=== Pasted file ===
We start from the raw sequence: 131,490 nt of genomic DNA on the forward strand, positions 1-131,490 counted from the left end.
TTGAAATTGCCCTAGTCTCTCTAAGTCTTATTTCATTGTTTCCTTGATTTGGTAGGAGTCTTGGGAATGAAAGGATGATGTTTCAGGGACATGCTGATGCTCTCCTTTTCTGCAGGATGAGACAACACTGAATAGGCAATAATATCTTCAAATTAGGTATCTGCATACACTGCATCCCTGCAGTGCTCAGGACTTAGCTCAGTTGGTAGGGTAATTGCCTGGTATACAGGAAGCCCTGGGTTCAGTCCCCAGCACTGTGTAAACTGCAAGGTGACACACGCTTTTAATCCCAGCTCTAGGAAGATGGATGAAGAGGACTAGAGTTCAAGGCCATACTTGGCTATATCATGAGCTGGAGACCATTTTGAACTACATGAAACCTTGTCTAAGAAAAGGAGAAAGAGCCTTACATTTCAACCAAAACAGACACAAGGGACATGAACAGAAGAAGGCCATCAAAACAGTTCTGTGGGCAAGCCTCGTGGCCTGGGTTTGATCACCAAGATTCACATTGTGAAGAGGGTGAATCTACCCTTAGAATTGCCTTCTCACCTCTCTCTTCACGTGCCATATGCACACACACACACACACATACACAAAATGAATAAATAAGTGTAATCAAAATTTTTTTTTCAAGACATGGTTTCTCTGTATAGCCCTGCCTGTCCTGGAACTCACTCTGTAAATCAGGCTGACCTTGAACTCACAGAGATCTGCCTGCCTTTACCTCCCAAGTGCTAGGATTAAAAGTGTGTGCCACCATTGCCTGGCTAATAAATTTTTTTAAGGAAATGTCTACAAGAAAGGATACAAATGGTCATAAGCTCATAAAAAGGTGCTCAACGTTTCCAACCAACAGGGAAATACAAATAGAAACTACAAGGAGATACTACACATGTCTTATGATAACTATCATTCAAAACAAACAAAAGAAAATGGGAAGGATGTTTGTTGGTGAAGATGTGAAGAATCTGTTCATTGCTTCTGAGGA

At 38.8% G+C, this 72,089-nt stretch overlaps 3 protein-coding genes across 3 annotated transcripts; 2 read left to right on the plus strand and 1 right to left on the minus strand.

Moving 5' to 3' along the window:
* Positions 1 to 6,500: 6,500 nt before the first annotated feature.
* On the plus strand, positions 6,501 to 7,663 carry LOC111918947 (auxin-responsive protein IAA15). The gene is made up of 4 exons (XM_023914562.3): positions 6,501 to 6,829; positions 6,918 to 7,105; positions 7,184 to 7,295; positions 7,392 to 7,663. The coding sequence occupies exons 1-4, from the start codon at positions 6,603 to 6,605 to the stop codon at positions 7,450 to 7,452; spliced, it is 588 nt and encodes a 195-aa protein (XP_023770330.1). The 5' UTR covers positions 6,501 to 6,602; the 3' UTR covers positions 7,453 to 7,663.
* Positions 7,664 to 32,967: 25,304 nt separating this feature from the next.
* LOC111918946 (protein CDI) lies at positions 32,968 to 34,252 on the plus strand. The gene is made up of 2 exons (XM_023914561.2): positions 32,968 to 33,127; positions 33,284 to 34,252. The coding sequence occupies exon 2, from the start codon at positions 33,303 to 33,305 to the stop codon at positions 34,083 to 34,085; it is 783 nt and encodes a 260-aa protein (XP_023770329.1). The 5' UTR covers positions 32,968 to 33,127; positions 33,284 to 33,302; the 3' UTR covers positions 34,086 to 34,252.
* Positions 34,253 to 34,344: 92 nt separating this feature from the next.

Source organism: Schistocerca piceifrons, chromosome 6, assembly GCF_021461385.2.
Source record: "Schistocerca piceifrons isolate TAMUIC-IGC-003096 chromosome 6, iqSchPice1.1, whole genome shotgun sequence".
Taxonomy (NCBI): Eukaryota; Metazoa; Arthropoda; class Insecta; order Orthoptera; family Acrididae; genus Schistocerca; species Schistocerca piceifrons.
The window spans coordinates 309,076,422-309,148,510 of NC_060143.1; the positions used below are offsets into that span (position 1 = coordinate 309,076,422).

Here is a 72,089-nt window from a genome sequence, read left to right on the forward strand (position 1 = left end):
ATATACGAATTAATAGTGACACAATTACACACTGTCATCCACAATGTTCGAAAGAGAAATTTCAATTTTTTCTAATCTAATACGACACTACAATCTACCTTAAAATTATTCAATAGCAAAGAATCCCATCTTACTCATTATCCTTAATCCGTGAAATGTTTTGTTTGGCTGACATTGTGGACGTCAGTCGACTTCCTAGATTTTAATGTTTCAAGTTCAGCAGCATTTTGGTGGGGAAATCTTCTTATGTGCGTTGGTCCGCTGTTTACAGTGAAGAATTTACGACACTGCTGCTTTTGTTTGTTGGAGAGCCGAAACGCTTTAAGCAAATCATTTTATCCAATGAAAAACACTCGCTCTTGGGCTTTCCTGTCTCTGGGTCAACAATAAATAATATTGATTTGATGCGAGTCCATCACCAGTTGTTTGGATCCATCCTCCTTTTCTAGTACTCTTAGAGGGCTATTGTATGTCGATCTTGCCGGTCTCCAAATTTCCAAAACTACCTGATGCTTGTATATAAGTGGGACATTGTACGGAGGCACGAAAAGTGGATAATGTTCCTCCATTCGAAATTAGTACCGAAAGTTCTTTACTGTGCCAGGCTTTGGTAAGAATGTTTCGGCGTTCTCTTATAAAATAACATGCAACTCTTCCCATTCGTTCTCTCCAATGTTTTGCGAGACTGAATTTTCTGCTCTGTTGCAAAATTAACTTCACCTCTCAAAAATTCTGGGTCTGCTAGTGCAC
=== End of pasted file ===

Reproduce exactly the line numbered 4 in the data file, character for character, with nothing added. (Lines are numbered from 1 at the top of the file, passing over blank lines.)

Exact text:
Moving 5' to 3' along the window: